In the wake of adult film actress Stoya speaking out on Twitter to say that fellow porn star James Deen had raped her, two more adult film stars have the accused so-called “feminist hero” of sexual assault.
Tori Lux and Ashley Fires both say that Deen attacked them. In a statement published Monday by The Daily Beast, Lux wrote that in June 2011, Deen asked her to “sniff his testicles.” When she refused, she says he grabbed her throat, pinned her to a mattress and hit her in the face several times before forcing her face into his groin. She says the incident took place on a “major porn set,” but not while filming.
Fires told the Daily Beast on Monday that she refuses to work with Deen because “he almost raped me.” She says that when she was getting out of the shower at a porn studio (she did not specify what year this occurred), Deen "[came] up from behind me and push[ed] himself and his erection into my butt." She says he then pushed her against the sink and started grabbing her before eventually listening to her pleas of "no." She also claims that "a year or so later Deen confronted her about the incident and ordered her to 'stop telling people about it.'"
Both allegations come two days after Stoya, who is an actress, writer and Deen’s ex-girlfriend, made public allegations against the adult actor.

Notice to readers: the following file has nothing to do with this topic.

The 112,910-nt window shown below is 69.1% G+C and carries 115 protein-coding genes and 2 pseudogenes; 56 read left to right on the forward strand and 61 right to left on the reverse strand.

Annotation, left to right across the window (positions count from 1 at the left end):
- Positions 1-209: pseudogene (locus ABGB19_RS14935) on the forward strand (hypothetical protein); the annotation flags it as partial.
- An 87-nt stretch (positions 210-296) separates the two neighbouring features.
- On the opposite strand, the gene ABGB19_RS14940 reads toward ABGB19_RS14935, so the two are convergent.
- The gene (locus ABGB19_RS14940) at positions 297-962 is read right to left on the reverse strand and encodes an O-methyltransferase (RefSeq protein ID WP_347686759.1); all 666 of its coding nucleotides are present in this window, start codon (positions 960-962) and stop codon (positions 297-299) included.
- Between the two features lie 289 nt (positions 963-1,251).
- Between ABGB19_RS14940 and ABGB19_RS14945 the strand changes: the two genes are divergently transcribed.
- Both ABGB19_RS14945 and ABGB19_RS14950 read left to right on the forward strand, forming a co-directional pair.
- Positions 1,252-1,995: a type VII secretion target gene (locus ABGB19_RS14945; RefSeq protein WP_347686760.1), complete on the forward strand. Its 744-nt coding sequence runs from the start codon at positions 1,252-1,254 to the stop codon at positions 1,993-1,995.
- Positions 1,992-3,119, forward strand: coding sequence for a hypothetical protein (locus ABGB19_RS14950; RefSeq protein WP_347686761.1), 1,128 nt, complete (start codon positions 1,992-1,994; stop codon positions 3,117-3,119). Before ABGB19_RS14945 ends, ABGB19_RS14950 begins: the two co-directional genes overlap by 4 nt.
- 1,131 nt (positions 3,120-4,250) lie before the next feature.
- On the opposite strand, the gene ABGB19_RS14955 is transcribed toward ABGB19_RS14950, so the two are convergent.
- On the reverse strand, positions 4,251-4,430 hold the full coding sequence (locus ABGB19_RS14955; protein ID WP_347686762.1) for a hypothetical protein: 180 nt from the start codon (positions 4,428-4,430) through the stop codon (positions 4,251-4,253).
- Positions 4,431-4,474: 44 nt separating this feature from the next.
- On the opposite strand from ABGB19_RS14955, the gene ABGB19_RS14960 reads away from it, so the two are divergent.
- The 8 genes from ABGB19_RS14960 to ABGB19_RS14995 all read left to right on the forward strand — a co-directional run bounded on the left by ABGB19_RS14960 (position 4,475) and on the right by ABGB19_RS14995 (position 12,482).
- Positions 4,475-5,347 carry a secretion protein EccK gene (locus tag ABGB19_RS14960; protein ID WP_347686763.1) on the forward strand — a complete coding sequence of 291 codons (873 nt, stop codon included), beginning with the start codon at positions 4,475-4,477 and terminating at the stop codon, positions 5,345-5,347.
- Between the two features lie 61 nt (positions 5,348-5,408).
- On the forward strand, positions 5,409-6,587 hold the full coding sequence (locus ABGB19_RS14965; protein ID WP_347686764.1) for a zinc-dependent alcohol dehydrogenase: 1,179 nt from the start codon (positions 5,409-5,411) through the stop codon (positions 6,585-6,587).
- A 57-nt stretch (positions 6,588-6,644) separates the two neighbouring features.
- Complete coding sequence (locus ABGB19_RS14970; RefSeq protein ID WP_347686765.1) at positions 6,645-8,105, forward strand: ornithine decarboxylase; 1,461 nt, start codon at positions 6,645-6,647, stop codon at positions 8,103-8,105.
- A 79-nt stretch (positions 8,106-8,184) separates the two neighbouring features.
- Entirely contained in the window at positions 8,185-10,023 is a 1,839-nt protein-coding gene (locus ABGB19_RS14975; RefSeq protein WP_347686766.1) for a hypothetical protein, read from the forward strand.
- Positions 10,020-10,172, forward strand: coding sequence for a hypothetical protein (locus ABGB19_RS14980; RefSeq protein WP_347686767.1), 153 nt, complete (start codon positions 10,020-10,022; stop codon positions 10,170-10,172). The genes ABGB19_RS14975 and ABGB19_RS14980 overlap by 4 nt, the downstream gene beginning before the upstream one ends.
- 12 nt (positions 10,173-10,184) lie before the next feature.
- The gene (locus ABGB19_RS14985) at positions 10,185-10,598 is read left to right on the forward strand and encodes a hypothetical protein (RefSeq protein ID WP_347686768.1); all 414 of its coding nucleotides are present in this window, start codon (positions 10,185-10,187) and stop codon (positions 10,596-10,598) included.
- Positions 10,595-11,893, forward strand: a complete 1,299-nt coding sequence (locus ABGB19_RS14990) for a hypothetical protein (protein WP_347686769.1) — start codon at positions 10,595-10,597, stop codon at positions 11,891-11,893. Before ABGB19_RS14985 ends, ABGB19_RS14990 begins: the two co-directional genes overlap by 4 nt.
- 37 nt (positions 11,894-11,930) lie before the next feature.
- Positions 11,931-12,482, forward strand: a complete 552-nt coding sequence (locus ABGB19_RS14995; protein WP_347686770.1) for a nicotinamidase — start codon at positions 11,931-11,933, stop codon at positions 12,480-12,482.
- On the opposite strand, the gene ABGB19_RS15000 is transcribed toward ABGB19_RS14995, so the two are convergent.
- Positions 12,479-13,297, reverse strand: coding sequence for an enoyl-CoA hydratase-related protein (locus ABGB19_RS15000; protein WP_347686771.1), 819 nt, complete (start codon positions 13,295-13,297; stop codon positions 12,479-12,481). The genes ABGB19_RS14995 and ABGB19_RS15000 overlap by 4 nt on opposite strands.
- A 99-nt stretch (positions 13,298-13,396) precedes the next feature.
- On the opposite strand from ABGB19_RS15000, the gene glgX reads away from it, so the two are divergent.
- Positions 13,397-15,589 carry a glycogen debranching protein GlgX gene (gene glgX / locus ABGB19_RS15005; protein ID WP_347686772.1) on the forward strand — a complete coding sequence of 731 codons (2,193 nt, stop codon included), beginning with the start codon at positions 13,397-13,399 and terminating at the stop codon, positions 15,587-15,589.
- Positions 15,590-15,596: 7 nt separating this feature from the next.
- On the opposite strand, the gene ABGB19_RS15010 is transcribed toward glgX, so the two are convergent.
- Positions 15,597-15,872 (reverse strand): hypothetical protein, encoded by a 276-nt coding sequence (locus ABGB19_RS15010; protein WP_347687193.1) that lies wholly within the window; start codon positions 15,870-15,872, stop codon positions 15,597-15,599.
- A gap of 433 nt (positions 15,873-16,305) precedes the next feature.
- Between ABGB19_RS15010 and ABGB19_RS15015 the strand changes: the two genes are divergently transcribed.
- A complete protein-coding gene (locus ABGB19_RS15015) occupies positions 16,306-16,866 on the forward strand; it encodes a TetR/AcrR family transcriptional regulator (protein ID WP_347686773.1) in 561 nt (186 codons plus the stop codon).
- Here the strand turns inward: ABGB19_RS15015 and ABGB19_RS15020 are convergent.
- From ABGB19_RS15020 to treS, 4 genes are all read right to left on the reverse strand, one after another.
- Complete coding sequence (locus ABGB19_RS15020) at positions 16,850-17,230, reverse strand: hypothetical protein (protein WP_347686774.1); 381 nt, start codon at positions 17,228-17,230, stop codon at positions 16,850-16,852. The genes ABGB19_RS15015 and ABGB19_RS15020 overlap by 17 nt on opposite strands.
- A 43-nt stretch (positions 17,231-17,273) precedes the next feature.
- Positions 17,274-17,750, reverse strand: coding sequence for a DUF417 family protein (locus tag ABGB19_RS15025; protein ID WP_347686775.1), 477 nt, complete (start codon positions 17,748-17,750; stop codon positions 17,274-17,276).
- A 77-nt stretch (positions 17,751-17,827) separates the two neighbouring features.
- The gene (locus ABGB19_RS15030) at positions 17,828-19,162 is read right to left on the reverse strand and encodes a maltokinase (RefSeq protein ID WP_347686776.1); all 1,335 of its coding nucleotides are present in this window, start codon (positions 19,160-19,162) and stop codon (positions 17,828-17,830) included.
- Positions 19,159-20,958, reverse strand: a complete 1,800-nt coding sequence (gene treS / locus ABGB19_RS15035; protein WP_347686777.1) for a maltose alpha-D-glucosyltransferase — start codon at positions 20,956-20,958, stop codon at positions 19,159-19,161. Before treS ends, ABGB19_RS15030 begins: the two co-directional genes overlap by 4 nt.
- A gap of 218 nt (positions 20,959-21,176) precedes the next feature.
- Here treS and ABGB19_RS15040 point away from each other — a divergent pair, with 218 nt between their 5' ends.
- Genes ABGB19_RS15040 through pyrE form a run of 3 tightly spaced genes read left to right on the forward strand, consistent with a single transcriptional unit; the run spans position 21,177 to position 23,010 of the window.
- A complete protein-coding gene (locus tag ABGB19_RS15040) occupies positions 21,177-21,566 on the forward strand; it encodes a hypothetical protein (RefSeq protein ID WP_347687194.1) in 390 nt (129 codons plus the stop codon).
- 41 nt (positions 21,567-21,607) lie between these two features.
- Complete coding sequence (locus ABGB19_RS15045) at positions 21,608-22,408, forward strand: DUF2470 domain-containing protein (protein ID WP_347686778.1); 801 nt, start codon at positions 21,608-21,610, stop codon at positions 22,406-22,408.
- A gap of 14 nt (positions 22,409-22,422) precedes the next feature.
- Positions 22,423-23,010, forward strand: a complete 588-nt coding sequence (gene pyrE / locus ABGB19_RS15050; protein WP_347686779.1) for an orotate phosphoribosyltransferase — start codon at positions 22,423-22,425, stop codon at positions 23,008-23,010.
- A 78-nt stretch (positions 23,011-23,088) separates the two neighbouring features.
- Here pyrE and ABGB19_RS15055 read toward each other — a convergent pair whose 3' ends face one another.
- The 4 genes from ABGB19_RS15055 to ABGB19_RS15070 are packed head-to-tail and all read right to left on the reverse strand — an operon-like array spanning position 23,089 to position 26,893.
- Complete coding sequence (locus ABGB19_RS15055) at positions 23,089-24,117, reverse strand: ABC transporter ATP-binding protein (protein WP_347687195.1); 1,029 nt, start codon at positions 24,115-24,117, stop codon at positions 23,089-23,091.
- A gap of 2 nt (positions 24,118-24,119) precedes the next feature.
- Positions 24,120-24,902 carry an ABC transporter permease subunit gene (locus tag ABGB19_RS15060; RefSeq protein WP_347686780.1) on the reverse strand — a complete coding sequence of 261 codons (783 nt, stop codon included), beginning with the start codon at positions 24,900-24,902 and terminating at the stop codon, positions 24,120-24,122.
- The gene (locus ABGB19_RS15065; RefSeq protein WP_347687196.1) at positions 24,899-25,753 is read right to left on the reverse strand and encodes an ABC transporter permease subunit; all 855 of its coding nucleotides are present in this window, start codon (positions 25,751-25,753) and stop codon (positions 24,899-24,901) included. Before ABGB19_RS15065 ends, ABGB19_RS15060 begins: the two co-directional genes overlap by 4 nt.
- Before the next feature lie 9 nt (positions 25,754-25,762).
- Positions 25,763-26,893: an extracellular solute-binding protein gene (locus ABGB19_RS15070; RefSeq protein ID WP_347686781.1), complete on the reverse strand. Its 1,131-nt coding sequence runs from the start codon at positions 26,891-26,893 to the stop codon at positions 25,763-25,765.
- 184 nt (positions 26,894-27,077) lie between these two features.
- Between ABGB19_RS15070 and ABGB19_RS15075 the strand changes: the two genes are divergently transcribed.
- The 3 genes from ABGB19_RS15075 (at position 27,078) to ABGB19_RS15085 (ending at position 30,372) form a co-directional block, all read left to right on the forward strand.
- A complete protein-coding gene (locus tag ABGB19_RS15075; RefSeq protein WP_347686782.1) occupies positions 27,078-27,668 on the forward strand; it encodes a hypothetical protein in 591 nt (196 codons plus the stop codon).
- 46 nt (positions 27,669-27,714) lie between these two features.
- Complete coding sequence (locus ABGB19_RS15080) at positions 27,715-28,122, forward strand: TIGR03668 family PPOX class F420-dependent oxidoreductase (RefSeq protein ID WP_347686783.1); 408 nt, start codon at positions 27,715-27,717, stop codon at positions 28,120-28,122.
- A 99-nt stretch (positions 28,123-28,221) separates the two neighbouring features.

The hashtag #SolidarityWithStoya quickly sprung up in support of the star.
Deen responded to Stoya’s allegations in a series of tweets Sunday evening, calling them “both false and defamatory.”
Deen did not immediately respond to a request for comment from The Huffington Post about the subsequent accusations from Lux and Fires.
Rape survivors in general have a difficult time getting law enforcement to take them seriously, and it only becomes more difficult when the assailant is an influential man -- like Bill Cosby -- or when the victim is a sex worker.
Lux wrote that she had never reported the incident or spoken up about it previously because she assumed law enforcement would not take her seriously.
“The reason for that is because people -- including the police -- tend to believe that sex workers have placed themselves in harm’s way, and therefore can’t be assaulted,” she wrote. “Of course, this claim couldn’t be further from the truth, as being involved in sex work does not equate to being harmed.”
This post has been updated to clarify the events described in Tori Lux's statement.
Contact the author at Hilary.Hanson@huffingtonpost.com
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